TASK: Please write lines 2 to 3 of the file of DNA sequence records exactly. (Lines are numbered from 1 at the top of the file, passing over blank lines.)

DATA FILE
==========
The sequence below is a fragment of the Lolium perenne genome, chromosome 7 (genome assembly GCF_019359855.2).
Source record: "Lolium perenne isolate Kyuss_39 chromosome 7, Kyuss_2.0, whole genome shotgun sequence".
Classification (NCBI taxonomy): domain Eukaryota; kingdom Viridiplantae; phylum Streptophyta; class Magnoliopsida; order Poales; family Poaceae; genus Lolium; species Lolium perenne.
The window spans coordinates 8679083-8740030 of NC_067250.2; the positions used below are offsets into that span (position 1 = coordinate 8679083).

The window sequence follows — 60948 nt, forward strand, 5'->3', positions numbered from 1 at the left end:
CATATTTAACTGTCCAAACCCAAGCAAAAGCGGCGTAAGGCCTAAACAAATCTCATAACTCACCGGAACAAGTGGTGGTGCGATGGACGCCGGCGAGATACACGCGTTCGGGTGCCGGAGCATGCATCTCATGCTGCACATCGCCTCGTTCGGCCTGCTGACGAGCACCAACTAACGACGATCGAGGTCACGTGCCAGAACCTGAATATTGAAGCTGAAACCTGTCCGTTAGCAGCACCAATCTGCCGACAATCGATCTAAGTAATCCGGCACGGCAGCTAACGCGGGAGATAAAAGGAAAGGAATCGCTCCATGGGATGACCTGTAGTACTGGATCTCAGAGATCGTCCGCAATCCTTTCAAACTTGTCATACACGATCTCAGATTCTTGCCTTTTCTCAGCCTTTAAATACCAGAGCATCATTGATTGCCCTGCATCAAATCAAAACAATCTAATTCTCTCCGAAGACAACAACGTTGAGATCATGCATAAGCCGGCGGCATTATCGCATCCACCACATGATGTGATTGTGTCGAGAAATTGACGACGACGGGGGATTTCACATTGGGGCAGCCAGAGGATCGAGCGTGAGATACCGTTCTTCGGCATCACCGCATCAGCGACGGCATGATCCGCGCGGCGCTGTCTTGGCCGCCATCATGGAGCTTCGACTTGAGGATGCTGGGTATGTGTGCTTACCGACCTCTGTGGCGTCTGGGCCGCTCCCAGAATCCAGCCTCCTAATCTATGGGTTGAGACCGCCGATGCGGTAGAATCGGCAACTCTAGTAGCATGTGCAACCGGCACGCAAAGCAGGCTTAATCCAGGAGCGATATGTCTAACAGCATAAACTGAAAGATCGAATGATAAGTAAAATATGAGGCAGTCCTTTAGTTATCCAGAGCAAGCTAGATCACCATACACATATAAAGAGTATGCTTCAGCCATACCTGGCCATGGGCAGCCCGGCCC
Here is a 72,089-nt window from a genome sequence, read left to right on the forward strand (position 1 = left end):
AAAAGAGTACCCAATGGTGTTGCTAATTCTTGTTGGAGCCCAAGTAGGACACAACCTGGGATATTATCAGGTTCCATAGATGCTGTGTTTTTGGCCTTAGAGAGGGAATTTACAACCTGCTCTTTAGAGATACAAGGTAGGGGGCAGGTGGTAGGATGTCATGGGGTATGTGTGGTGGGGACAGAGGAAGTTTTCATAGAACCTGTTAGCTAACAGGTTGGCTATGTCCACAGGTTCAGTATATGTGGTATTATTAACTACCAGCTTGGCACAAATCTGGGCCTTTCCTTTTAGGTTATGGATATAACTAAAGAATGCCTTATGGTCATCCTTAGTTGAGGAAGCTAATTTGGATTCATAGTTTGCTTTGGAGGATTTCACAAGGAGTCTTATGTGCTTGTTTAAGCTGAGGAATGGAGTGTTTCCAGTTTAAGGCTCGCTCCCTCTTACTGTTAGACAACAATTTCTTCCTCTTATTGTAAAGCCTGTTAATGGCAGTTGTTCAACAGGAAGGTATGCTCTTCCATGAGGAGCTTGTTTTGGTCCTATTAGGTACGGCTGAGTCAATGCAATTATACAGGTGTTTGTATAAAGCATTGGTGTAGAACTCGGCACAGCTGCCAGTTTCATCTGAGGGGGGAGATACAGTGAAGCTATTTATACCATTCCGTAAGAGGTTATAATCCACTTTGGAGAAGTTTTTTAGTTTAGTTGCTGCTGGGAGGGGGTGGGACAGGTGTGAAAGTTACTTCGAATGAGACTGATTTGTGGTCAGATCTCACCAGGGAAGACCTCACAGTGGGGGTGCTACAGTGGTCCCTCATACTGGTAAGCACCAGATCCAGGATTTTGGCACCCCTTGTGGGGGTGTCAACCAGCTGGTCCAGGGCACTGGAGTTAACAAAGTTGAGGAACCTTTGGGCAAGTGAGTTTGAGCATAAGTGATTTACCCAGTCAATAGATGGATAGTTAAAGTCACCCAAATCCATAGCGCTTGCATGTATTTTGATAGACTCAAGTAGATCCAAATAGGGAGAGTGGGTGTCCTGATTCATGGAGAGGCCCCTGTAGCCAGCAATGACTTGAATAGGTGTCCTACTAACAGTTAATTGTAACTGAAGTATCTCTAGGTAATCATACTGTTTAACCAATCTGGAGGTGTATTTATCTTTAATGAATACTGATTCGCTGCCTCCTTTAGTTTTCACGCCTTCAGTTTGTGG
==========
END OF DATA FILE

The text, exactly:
Source record: "Lolium perenne isolate Kyuss_39 chromosome 7, Kyuss_2.0, whole genome shotgun sequence".
Classification (NCBI taxonomy): domain Eukaryota; kingdom Viridiplantae; phylum Streptophyta; class Magnoliopsida; order Poales; family Poaceae; genus Lolium; species Lolium perenne.